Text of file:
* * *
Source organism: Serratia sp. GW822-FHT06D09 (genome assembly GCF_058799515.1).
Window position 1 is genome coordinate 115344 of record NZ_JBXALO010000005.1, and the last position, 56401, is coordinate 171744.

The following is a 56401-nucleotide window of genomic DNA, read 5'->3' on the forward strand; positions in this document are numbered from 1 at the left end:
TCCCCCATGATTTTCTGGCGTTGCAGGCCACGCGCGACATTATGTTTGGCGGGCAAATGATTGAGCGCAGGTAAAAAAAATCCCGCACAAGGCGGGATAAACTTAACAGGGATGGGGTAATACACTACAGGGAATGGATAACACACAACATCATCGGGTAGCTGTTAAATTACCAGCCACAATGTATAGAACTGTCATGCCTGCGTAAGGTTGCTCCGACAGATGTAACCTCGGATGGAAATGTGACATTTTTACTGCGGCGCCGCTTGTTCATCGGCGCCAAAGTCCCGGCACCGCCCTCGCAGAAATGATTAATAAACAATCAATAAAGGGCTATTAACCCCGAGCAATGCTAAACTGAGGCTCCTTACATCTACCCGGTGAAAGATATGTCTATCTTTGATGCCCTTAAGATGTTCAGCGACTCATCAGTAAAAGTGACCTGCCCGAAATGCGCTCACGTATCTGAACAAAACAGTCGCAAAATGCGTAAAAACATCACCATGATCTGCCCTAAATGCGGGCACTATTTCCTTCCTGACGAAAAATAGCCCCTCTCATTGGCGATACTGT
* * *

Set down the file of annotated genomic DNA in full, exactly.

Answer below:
Source organism: Serratia sp. GW822-FHT06D09 (genome assembly GCF_058799515.1).
Window position 1 is genome coordinate 115344 of record NZ_JBXALO010000005.1, and the last position, 56401, is coordinate 171744.

The following is a 56401-nucleotide window of genomic DNA, read 5'->3' on the forward strand; positions in this document are numbered from 1 at the left end:
TCCCCCATGATTTTCTGGCGTTGCAGGCCACGCGCGACATTATGTTTGGCGGGCAAATGATTGAGCGCAGGTAAAAAAAATCCCGCACAAGGCGGGATAAACTTAACAGGGATGGGGTAATACACTACAGGGAATGGATAACACACAACATCATCGGGTAGCTGTTAAATTACCAGCCACAATGTATAGAACTGTCATGCCTGCGTAAGGTTGCTCCGACAGATGTAACCTCGGATGGAAATGTGACATTTTTACTGCGGCGCCGCTTGTTCATCGGCGCCAAAGTCCCGGCACCGCCCTCGCAGAAATGATTAATAAACAATCAATAAAGGGCTATTAACCCCGAGCAATGCTAAACTGAGGCTCCTTACATCTACCCGGTGAAAGATATGTCTATCTTTGATGCCCTTAAGATGTTCAGCGACTCATCAGTAAAAGTGACCTGCCCGAAATGCGCTCACGTATCTGAACAAAACAGTCGCAAAATGCGTAAAAACATCACCATGATCTGCCCTAAATGCGGGCACTATTTCCTTCCTGACGAAAAATAGCCCCTCTCATTGGCGATACTGT